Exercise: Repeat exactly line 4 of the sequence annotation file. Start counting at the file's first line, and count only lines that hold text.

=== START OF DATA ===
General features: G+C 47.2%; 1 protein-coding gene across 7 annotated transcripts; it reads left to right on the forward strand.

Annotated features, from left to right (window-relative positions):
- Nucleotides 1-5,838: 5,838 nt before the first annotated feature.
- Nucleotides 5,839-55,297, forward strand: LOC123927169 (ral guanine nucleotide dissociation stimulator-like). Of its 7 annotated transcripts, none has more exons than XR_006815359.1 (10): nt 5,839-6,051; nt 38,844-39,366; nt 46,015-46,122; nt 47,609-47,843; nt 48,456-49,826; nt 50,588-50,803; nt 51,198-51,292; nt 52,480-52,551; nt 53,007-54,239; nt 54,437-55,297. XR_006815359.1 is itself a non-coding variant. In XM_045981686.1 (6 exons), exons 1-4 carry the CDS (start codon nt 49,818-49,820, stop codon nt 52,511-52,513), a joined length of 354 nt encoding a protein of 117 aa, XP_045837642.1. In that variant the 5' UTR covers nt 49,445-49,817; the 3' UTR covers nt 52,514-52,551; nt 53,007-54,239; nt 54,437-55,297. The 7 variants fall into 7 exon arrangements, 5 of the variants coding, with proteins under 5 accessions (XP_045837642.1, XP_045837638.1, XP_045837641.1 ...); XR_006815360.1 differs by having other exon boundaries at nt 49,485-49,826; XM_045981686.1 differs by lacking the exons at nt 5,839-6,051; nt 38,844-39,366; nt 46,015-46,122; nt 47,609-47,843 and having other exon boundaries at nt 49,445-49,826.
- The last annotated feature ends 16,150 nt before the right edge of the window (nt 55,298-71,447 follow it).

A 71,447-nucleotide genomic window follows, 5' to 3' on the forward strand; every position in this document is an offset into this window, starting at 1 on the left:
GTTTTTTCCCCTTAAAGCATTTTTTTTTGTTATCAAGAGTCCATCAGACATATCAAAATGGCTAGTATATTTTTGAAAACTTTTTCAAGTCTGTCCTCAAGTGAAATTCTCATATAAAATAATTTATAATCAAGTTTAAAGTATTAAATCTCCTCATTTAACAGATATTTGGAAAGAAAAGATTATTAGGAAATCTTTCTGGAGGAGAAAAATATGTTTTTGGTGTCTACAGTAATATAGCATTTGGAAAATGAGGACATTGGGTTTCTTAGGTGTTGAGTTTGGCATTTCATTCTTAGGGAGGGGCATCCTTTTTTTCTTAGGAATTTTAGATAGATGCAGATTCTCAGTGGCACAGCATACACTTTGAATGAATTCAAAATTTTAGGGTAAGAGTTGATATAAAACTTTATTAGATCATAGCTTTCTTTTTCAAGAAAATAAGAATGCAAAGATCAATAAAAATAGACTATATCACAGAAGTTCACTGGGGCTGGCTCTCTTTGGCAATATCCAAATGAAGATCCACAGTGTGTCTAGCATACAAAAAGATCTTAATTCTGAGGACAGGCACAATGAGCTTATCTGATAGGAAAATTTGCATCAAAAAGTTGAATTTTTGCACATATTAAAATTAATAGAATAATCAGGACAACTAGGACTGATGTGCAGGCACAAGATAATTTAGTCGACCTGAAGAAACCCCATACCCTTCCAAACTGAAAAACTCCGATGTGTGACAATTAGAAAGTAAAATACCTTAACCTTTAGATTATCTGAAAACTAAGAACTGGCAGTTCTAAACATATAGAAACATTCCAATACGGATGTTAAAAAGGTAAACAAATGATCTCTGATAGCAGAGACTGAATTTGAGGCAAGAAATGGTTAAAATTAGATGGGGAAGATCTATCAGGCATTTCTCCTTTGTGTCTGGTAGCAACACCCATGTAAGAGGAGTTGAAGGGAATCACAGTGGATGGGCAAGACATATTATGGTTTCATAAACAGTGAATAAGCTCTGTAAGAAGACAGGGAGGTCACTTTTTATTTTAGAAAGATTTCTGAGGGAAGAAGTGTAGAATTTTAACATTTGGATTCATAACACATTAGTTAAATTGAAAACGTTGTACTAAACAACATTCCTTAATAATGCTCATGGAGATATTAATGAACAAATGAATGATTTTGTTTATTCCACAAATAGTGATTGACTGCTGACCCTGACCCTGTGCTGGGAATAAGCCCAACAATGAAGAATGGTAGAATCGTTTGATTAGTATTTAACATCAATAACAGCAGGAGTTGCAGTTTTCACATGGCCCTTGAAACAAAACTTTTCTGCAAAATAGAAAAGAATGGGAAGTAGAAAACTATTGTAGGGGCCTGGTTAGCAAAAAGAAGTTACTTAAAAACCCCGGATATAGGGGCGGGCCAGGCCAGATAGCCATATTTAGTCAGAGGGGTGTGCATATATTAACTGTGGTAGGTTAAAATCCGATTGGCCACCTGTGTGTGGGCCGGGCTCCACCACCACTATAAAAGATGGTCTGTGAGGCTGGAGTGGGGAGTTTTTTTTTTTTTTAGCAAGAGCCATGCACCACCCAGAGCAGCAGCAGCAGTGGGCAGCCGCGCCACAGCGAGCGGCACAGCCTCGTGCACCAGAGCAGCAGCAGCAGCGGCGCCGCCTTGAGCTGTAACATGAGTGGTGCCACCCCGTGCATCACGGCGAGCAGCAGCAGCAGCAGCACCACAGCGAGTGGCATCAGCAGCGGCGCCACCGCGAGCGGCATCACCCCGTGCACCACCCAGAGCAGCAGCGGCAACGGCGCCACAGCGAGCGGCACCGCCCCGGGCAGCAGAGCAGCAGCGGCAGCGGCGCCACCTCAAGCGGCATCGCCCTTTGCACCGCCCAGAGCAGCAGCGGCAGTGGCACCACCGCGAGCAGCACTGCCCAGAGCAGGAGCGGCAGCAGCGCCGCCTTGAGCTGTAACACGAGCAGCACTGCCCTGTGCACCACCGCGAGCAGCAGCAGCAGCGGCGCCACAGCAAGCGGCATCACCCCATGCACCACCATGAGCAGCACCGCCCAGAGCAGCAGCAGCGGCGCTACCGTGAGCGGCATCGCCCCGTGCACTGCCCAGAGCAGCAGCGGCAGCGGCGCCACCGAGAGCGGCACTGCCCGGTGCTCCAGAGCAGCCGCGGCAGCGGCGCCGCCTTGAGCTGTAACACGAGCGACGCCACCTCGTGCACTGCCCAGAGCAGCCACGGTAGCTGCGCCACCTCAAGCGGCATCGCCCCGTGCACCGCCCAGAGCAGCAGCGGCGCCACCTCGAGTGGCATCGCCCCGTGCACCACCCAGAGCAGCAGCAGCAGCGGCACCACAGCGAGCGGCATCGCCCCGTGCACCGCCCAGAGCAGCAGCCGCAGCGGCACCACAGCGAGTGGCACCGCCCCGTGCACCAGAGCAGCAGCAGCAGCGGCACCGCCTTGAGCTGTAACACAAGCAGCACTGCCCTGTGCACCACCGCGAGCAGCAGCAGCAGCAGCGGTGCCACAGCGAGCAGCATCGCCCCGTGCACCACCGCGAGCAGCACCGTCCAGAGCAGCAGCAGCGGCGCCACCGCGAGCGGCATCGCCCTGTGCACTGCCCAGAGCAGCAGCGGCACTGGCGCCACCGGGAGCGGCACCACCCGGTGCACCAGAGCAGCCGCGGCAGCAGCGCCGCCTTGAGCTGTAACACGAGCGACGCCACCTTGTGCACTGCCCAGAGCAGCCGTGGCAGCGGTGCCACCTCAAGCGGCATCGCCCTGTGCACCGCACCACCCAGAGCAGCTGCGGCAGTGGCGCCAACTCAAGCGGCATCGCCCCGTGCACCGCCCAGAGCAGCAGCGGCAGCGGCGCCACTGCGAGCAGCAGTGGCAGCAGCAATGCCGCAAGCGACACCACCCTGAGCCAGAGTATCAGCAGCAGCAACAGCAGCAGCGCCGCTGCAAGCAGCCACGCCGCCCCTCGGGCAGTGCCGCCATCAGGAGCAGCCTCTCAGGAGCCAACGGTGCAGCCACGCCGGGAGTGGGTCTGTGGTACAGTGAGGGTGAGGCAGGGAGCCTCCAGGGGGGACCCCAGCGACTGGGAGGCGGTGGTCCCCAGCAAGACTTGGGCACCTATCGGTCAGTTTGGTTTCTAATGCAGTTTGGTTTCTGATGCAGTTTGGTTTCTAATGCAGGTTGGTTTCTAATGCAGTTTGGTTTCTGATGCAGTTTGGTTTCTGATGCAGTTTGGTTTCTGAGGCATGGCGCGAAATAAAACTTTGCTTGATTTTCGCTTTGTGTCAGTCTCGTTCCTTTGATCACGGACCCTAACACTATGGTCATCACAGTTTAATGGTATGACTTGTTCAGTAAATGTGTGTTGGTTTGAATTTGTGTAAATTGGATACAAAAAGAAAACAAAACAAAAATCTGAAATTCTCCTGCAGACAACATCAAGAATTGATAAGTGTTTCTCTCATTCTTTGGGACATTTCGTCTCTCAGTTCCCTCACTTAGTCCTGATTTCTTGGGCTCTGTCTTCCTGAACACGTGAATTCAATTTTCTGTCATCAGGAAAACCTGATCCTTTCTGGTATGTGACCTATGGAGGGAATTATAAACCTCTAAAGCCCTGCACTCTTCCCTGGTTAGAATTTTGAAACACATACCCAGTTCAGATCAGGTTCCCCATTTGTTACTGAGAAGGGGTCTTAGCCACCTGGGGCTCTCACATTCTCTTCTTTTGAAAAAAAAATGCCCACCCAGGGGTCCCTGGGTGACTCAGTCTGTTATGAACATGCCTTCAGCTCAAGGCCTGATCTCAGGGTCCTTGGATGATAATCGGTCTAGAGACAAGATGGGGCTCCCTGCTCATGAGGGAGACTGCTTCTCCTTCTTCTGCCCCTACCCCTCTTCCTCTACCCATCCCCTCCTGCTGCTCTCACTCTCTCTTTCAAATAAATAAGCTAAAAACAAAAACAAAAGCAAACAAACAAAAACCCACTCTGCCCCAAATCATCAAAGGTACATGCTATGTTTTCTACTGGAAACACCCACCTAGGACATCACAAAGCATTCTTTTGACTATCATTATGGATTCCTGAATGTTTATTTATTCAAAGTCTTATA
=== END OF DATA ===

- Nucleotides 5,839-55,297, forward strand: LOC123927169 (ral guanine nucleotide dissociation stimulator-like). Of its 7 annotated transcripts, none has more exons than XR_006815359.1 (10): nt 5,839-6,051; nt 38,844-39,366; nt 46,015-46,122; nt 47,609-47,843; nt 48,456-49,826; nt 50,588-50,803; nt 51,198-51,292; nt 52,480-52,551; nt 53,007-54,239; nt 54,437-55,297. XR_006815359.1 is itself a non-coding variant. In XM_045981686.1 (6 exons), exons 1-4 carry the CDS (start codon nt 49,818-49,820, stop codon nt 52,511-52,513), a joined length of 354 nt encoding a protein of 117 aa, XP_045837642.1. In that variant the 5' UTR covers nt 49,445-49,817; the 3' UTR covers nt 52,514-52,551; nt 53,007-54,239; nt 54,437-55,297. The 7 variants fall into 7 exon arrangements, 5 of the variants coding, with proteins under 5 accessions (XP_045837642.1, XP_045837638.1, XP_045837641.1 ...); XR_006815360.1 differs by having other exon boundaries at nt 49,485-49,826; XM_045981686.1 differs by lacking the exons at nt 5,839-6,051; nt 38,844-39,366; nt 46,015-46,122; nt 47,609-47,843 and having other exon boundaries at nt 49,445-49,826.